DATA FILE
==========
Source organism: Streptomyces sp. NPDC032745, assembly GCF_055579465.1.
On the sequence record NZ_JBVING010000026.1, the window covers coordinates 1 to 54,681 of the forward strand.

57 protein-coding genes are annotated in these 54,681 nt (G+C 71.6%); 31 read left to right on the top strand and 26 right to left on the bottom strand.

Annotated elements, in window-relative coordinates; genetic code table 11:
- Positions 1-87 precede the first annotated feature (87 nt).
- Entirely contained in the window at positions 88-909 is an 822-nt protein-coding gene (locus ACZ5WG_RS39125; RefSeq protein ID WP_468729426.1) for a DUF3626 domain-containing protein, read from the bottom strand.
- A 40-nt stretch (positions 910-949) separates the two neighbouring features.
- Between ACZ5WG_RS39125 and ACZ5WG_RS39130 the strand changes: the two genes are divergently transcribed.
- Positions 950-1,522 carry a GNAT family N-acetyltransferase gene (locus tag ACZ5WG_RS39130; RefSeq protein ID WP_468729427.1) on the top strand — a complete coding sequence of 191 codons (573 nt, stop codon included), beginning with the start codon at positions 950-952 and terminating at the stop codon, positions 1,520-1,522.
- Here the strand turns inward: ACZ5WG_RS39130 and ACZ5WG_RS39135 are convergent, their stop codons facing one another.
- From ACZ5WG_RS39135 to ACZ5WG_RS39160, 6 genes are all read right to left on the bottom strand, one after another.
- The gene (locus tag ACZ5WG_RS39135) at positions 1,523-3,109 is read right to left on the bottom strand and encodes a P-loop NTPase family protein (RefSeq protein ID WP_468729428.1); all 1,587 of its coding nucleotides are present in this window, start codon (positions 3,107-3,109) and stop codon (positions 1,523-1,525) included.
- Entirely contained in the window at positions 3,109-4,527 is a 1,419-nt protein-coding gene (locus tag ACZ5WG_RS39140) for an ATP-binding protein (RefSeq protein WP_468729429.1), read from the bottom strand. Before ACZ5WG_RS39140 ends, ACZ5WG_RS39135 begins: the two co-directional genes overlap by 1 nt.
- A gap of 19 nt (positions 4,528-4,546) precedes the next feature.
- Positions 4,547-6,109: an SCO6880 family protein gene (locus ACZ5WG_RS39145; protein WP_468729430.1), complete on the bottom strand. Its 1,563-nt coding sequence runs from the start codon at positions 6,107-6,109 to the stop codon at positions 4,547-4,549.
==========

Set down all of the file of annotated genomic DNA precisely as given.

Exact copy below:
Source organism: Streptomyces sp. NPDC032745, assembly GCF_055579465.1.
On the sequence record NZ_JBVING010000026.1, the window covers coordinates 1 to 54,681 of the forward strand.

57 protein-coding genes are annotated in these 54,681 nt (G+C 71.6%); 31 read left to right on the top strand and 26 right to left on the bottom strand.

Annotated elements, in window-relative coordinates; genetic code table 11:
- Positions 1-87 precede the first annotated feature (87 nt).
- Entirely contained in the window at positions 88-909 is an 822-nt protein-coding gene (locus ACZ5WG_RS39125; RefSeq protein ID WP_468729426.1) for a DUF3626 domain-containing protein, read from the bottom strand.
- A 40-nt stretch (positions 910-949) separates the two neighbouring features.
- Between ACZ5WG_RS39125 and ACZ5WG_RS39130 the strand changes: the two genes are divergently transcribed.
- Positions 950-1,522 carry a GNAT family N-acetyltransferase gene (locus tag ACZ5WG_RS39130; RefSeq protein ID WP_468729427.1) on the top strand — a complete coding sequence of 191 codons (573 nt, stop codon included), beginning with the start codon at positions 950-952 and terminating at the stop codon, positions 1,520-1,522.
- Here the strand turns inward: ACZ5WG_RS39130 and ACZ5WG_RS39135 are convergent, their stop codons facing one another.
- From ACZ5WG_RS39135 to ACZ5WG_RS39160, 6 genes are all read right to left on the bottom strand, one after another.
- The gene (locus tag ACZ5WG_RS39135) at positions 1,523-3,109 is read right to left on the bottom strand and encodes a P-loop NTPase family protein (RefSeq protein ID WP_468729428.1); all 1,587 of its coding nucleotides are present in this window, start codon (positions 3,107-3,109) and stop codon (positions 1,523-1,525) included.
- Entirely contained in the window at positions 3,109-4,527 is a 1,419-nt protein-coding gene (locus tag ACZ5WG_RS39140) for an ATP-binding protein (RefSeq protein WP_468729429.1), read from the bottom strand. Before ACZ5WG_RS39140 ends, ACZ5WG_RS39135 begins: the two co-directional genes overlap by 1 nt.
- A gap of 19 nt (positions 4,528-4,546) precedes the next feature.
- Positions 4,547-6,109: an SCO6880 family protein gene (locus ACZ5WG_RS39145; protein WP_468729430.1), complete on the bottom strand. Its 1,563-nt coding sequence runs from the start codon at positions 6,107-6,109 to the stop codon at positions 4,547-4,549.